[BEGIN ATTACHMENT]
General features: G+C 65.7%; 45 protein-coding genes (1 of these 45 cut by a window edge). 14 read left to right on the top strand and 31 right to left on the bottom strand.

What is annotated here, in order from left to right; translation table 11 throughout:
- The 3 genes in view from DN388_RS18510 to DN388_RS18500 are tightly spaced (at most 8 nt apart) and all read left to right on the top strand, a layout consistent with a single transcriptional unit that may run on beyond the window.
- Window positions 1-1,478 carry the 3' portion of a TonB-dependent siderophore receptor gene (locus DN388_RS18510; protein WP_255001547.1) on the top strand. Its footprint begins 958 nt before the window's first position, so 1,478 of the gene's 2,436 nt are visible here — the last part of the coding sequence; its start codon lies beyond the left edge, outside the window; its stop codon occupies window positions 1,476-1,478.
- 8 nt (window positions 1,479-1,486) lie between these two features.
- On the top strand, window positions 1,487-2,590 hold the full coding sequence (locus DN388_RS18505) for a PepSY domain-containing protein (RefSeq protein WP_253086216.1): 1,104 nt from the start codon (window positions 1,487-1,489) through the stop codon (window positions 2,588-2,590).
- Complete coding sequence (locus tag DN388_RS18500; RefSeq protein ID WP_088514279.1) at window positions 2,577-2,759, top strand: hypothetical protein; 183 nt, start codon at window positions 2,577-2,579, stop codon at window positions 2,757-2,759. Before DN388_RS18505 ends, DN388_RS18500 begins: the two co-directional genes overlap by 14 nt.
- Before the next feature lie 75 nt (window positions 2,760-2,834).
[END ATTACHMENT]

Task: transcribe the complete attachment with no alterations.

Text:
General features: G+C 65.7%; 45 protein-coding genes (1 of these 45 cut by a window edge). 14 read left to right on the top strand and 31 right to left on the bottom strand.

What is annotated here, in order from left to right; translation table 11 throughout:
- The 3 genes in view from DN388_RS18510 to DN388_RS18500 are tightly spaced (at most 8 nt apart) and all read left to right on the top strand, a layout consistent with a single transcriptional unit that may run on beyond the window.
- Window positions 1-1,478 carry the 3' portion of a TonB-dependent siderophore receptor gene (locus DN388_RS18510; protein WP_255001547.1) on the top strand. Its footprint begins 958 nt before the window's first position, so 1,478 of the gene's 2,436 nt are visible here — the last part of the coding sequence; its start codon lies beyond the left edge, outside the window; its stop codon occupies window positions 1,476-1,478.
- 8 nt (window positions 1,479-1,486) lie between these two features.
- On the top strand, window positions 1,487-2,590 hold the full coding sequence (locus DN388_RS18505) for a PepSY domain-containing protein (RefSeq protein WP_253086216.1): 1,104 nt from the start codon (window positions 1,487-1,489) through the stop codon (window positions 2,588-2,590).
- Complete coding sequence (locus tag DN388_RS18500; RefSeq protein ID WP_088514279.1) at window positions 2,577-2,759, top strand: hypothetical protein; 183 nt, start codon at window positions 2,577-2,579, stop codon at window positions 2,757-2,759. Before DN388_RS18505 ends, DN388_RS18500 begins: the two co-directional genes overlap by 14 nt.
- Before the next feature lie 75 nt (window positions 2,760-2,834).